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United States v. Rodriguez-Soler

United States Court of Appeals, First Circuit

December 3, 2014



Jane Elizabeth Lee, for appellant.

John A. Mathews II, Assistant United States Attorney, with whom Rosa Emilia Rodríguez-Vélez, United States Attorney, and Nelson Pérez-Sosa, Assistant United States Attorney, Chief, Appellate Division, were on brief, for appellee.

Before Thompson, Kayatta, and Barron, Circuit Judges.


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THOMPSON, Circuit Judge.


Francisco Rodríguez-Soler wants us to undo his conviction for various drug and firearm charges. His appeal rises or falls depending on whether the district judge slipped by admitting pictures showing him with accused coconspirators and by allowing police officers to testify about the pics. His appeal falls, for reasons revealed below. And so when all is said and done, we affirm.


If our defendant were questioning the sufficiency of the evidence against him, we would of course narrate the facts in the light most flattering to the government. See, e.g., United States v. Tum, 707 F.3d 68, 69 (1st Cir. 2013). But for cases like his -- ones with no sufficiency challenge, just plenty of evidentiary issues -- there is surprisingly no clear consensus on the subject. Some opinions say that we can still retell the facts in the light most favorable to the government. See, e.g., United States v. Bunchan, 580 F.3d 66, 67, 71 (1st Cir. 2009); United States v. Benedetti, 433 F.3d 111, 113, 116-18 (1st Cir. 2005); United States v. Mercado, 412 F.3d 243, 245, 248-50 (1st Cir. 2005). Others say that we ought to present the facts in a balanced way, without favoring either side. See, e.g., United States v. Felton, 417 F.3d 97, 99, 100-02 (1st Cir. 2005); United States v. Bartelho, 129 F.3d 663, 667 n.1, 676-78 (1st Cir. 1997); United States v. Procopio, 88 F.3d 21, 23-24, 29-30 (1st Cir. 1996). As best we can tell, we are the first panel to note this split. But whatever the exact contours of our review, none of it matters here -- for even using the balanced-presentation approach (which is surely the better of the two from a defendant's perspective), Rodríguez-Soler's appeal still falters.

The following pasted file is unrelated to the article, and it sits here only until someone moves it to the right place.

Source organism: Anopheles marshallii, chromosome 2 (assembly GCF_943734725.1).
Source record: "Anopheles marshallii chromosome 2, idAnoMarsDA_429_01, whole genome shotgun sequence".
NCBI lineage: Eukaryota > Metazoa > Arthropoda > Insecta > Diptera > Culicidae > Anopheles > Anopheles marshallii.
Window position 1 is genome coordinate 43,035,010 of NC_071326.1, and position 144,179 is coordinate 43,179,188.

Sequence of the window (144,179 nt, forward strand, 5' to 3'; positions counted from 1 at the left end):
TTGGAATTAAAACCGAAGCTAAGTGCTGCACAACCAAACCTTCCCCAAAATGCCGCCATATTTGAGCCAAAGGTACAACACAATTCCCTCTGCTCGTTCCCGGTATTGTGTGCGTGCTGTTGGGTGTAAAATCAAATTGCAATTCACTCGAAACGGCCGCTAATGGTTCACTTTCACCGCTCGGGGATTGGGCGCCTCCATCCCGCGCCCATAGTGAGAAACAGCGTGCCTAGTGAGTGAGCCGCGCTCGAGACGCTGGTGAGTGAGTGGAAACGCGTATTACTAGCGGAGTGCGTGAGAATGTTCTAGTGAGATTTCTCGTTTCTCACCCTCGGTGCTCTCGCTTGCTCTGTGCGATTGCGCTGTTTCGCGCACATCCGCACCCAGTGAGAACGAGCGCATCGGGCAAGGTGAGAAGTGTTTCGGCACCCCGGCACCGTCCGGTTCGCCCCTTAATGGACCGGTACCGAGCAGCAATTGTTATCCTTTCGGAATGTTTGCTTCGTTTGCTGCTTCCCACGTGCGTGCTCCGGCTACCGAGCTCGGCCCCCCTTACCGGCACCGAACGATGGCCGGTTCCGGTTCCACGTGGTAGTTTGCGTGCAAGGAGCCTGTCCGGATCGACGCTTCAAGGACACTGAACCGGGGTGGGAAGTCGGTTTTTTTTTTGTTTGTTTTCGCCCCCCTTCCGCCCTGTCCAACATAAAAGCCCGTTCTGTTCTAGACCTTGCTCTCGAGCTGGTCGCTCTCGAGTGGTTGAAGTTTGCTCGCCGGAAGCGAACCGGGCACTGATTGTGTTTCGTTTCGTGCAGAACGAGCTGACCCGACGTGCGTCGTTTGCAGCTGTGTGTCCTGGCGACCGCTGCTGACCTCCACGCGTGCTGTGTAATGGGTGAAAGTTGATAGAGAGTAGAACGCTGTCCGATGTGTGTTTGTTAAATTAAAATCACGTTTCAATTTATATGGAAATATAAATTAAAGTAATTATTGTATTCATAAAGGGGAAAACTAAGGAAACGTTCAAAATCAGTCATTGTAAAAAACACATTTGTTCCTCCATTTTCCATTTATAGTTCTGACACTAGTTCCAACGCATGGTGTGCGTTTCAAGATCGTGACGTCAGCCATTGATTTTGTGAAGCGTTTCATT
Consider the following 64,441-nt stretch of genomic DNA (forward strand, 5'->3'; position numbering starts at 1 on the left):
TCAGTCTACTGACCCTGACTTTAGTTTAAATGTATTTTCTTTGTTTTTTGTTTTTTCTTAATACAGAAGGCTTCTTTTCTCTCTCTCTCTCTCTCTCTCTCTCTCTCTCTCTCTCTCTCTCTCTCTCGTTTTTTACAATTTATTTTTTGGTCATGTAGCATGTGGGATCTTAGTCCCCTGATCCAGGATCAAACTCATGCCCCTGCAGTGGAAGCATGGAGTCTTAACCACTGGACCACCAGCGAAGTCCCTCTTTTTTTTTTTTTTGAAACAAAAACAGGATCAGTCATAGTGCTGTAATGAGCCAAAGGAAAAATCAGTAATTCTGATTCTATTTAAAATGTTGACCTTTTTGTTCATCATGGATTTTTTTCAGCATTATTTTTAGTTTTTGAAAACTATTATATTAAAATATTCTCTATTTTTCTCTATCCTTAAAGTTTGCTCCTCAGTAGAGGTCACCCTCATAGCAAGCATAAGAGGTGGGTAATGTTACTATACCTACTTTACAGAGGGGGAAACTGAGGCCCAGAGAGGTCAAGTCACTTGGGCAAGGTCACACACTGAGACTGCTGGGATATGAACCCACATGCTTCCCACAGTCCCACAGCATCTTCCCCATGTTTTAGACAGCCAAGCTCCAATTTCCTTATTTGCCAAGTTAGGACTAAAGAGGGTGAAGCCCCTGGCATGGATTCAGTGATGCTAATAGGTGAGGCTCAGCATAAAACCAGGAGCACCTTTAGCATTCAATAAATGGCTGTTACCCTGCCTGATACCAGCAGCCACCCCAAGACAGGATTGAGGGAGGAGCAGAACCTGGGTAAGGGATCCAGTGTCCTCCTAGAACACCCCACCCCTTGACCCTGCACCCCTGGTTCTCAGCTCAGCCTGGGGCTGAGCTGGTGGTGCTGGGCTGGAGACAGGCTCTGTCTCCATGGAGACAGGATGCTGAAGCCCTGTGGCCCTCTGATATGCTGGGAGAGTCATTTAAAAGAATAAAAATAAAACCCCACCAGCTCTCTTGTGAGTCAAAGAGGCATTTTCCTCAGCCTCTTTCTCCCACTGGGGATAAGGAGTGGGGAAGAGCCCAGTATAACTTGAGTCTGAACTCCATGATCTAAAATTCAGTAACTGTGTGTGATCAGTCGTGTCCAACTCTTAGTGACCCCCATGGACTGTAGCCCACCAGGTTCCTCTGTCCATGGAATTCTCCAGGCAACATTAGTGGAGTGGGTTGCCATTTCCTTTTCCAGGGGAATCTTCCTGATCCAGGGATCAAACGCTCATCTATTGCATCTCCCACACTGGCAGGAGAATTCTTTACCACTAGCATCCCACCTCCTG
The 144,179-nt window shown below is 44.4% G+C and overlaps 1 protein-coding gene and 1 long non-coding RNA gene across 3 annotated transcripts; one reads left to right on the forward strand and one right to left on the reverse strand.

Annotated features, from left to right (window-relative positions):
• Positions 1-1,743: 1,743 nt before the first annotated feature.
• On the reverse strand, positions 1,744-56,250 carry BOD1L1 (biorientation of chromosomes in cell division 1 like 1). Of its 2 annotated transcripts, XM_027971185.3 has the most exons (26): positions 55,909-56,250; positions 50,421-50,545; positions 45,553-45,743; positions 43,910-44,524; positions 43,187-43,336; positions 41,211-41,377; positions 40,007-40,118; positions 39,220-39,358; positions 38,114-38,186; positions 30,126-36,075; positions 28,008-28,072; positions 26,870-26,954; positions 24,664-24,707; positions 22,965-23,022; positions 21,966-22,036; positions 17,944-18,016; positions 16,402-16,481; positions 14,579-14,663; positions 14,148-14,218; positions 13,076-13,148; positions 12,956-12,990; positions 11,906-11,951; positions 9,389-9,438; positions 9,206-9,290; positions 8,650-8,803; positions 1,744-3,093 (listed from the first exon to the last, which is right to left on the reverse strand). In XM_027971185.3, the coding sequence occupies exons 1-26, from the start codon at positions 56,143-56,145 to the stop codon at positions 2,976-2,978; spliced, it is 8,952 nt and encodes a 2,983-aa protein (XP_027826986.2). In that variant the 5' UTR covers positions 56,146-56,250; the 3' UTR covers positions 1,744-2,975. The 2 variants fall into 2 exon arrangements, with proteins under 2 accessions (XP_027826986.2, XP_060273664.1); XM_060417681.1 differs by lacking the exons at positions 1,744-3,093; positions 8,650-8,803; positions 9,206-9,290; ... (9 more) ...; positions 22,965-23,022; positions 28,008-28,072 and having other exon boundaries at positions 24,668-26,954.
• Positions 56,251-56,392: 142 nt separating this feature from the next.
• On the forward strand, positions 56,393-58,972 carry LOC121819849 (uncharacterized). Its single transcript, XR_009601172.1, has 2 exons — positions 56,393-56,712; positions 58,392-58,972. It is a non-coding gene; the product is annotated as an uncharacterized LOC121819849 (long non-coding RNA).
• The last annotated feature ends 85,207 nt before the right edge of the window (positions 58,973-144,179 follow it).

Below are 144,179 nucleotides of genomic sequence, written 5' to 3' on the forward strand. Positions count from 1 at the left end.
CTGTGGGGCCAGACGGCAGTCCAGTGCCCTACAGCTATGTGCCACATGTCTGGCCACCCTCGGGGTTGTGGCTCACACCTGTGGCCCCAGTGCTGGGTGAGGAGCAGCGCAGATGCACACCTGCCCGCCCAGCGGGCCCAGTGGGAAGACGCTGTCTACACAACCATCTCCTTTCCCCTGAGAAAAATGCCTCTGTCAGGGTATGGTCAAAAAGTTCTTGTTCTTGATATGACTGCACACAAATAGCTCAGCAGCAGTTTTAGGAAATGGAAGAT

A federal grand jury indicted Rodríguez-Soler for conspiring to possess illegal drugs with intent to distribute within 1,000

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feet of a protected area,[1] conspiring to possess a firearm during and in relation to a drug-trafficking crime,[2] and possessing (or aiding and abetting the possession of) a firearm in furtherance of a drug-trafficking crime.[3] The government's theory of guilt at trial was straightforward: Rodríguez-Soler served as the right-hand man to Christian A. Figueroa-Alvardo, also known as " Tatón" (which is what we will call him), who ran a drug point at a public-housing complex. And the government offered much evidence in the hopes of proving its case.

For example, some accused conspirators -- having flipped after getting caught -- testified about how Rodríguez-Soler was " one of the bosses" at the drug point, supervising the conspiracy's underlings and handling problems whenever the need arose, procuring and preparing drugs for sale, carrying and using guns to protect the conspiracy's turf, etc. And a number of police officers testified about their investigation of the case, like how they had set up video equipment in empty apartments to record what was going on at the drug point and how they had given informants hidden cameras to capture drug buys. One officer also explained how he had found Rodríguez-Soler's cell phone at an area in the complex where drug deals went down. The phone had a photo of Rodríguez-Soler holding what appeared to be a rifle.